Review: A Quiet Place: Day One (2024)

A Quiet Place: Day One (2024) A Quiet Place: Day One (2024)

Bring on this anthology series.

I spotted this from Kyle Alex Brett on my way in to see A Quiet Place: Day One, and I thought about it the whole way through the movie:

A Quiet Place: Day One isn’t A Quiet Place parts one or two – and that’s ok. It doesn’t have the same perfect interweaving of form and function, between theme and story (or even premise vs guiding principle). This isn’t about family (in the traditional, nuclear sense at least). There’s no deaf character who offers the key to combatting invading aliens whose viciousness (and ultimate downfall – spoilers) is powered by their hearing. And it doesn’t pack the same kind of gut-wrenching suspense as the first two films.

What Day One is, however, is more interesting than what it isn’t. It’s a story about found family, or at least about compassion, between particularly vulnerable people in the face of apocalyptic horror. Samira’s (Lupita Nyong’o) infirmity drives her personal journey through the apocalypse; Eric (Joseph Quinn), in shock, begins tagging along like a stray, until his own overpowering panic attacks begrudgingly elicit her care, and the two learn to help eachother. Along the way, director and co-writer Michael Sarnoski (taking over from John Krasinski, who steps back to co-writer and producer roles on this instalment) finds fresh and interesting ways to keep us on-edge visually, peering into smoke and debris in out-of-focus backgrounds for any hint of monsters, a kind of update on the viewing experience unique to low-res, low-light noise in old horror movies on VHS).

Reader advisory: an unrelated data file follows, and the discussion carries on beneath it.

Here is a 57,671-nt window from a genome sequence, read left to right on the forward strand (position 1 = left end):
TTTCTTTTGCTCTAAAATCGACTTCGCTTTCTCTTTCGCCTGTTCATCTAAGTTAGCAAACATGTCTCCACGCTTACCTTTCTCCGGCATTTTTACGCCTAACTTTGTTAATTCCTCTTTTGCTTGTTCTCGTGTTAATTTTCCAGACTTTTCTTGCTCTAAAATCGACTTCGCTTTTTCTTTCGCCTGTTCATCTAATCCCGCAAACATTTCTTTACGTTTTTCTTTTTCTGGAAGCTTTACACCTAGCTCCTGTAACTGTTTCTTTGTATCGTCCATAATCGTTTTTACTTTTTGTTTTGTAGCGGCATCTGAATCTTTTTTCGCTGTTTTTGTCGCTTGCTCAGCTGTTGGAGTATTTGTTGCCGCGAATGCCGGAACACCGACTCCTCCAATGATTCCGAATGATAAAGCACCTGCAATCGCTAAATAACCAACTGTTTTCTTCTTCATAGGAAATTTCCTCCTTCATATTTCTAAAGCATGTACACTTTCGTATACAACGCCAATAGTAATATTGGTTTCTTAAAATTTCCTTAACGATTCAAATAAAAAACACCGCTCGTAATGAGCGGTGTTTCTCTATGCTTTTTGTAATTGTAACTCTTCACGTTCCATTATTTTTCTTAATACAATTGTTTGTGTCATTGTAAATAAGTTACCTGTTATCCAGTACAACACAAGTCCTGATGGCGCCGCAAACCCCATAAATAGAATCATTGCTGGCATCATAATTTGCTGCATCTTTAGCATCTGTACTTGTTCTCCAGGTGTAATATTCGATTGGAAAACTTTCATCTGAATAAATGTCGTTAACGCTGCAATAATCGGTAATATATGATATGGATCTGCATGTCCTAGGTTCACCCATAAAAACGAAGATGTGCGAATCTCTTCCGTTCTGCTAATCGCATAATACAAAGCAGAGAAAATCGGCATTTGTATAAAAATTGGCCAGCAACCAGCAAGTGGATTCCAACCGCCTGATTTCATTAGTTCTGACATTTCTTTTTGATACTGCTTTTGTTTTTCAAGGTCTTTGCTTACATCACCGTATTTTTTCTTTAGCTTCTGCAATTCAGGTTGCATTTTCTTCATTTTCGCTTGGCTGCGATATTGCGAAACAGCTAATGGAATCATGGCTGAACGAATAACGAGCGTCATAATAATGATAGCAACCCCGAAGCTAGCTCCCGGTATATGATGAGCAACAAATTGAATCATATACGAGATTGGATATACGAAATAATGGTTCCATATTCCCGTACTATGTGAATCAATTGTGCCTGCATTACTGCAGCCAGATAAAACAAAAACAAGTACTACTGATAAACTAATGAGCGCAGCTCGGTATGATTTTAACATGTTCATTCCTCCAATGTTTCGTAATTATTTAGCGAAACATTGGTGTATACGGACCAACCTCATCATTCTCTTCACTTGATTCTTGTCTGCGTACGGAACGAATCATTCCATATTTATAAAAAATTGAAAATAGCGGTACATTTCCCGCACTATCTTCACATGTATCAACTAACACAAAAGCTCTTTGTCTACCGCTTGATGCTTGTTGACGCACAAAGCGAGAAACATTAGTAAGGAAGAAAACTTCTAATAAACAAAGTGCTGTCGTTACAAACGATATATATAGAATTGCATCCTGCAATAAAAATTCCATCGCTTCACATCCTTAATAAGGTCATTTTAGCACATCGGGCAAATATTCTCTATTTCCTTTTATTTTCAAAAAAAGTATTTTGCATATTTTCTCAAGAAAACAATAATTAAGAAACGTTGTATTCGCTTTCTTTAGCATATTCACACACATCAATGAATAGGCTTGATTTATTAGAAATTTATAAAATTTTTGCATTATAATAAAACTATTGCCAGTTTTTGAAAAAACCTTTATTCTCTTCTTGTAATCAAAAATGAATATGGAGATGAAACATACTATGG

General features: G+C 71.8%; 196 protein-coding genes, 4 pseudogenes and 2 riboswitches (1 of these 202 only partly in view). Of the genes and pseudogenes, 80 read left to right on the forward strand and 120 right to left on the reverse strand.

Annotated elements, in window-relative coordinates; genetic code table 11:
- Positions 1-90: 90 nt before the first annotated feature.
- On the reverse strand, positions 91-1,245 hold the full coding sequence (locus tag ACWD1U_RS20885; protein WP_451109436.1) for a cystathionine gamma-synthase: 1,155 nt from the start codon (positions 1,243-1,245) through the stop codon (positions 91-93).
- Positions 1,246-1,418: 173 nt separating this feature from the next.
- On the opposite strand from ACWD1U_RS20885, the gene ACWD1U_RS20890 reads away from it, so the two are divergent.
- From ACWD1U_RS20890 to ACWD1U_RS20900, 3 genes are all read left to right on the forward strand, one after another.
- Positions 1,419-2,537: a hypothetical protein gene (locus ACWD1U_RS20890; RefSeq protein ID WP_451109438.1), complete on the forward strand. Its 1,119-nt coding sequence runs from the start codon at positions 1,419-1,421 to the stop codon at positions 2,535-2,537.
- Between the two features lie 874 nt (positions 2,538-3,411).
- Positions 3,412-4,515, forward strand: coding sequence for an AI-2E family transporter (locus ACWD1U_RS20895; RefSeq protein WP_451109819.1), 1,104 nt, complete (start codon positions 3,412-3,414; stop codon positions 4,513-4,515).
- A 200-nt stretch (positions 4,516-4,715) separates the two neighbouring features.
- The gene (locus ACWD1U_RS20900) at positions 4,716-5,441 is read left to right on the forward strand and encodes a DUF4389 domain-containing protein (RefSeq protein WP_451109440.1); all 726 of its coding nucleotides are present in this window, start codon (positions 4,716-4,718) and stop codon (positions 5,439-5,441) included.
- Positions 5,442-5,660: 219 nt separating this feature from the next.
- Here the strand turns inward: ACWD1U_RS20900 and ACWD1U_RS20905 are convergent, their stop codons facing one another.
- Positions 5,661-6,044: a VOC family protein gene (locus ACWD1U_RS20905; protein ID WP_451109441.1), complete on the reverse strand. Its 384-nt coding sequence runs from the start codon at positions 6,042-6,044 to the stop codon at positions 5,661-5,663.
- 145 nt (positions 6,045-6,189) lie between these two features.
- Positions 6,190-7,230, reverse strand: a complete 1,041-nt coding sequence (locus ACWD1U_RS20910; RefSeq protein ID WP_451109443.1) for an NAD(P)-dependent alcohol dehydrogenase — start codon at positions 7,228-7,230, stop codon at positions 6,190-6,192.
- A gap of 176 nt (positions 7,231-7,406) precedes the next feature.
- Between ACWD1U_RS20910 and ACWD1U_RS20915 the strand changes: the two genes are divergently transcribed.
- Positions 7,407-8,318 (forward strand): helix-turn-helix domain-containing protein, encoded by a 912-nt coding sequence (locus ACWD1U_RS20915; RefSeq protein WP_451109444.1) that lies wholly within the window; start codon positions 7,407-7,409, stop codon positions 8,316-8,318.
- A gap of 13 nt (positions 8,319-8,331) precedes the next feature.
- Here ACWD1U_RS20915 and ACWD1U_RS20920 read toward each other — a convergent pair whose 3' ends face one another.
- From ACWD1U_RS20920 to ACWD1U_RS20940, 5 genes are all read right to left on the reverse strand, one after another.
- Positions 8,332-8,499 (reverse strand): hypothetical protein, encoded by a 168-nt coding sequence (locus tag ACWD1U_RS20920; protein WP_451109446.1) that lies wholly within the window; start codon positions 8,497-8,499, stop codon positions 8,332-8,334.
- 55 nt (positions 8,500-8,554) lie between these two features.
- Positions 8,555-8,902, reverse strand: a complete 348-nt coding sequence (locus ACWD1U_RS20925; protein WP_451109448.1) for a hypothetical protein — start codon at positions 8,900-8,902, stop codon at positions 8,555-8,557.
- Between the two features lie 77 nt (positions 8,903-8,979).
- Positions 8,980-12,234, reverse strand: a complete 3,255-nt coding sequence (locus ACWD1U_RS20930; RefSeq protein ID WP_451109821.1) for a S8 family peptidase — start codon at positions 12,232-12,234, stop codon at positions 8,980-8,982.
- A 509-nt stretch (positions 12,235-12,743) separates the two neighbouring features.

The scares are more jump and less slow-burn, and the set-ups and payoffs aren’t always neat or even clear as they could be. But the performances are captivating, and the production design and VFX of the decimated New York City is at times breathtaking.

Day One suggests there’s room for more films like and not-like this. I’d be happy with an anthology series of A Quiet Place movies, each telling its own type of intimate story, each in its own style or even sub-genre, where Part Two is an outlier as the only one connected to any other film.

Further Viewing

A bunch of interviews and breakdowns of how A Quiet Place‘s scares are less jump than slow-burn – and more thematic:

Using Ghostbusters (1984) as a case study, Lessons From The Screenplay explains premise vs guiding principle:

Related Posts: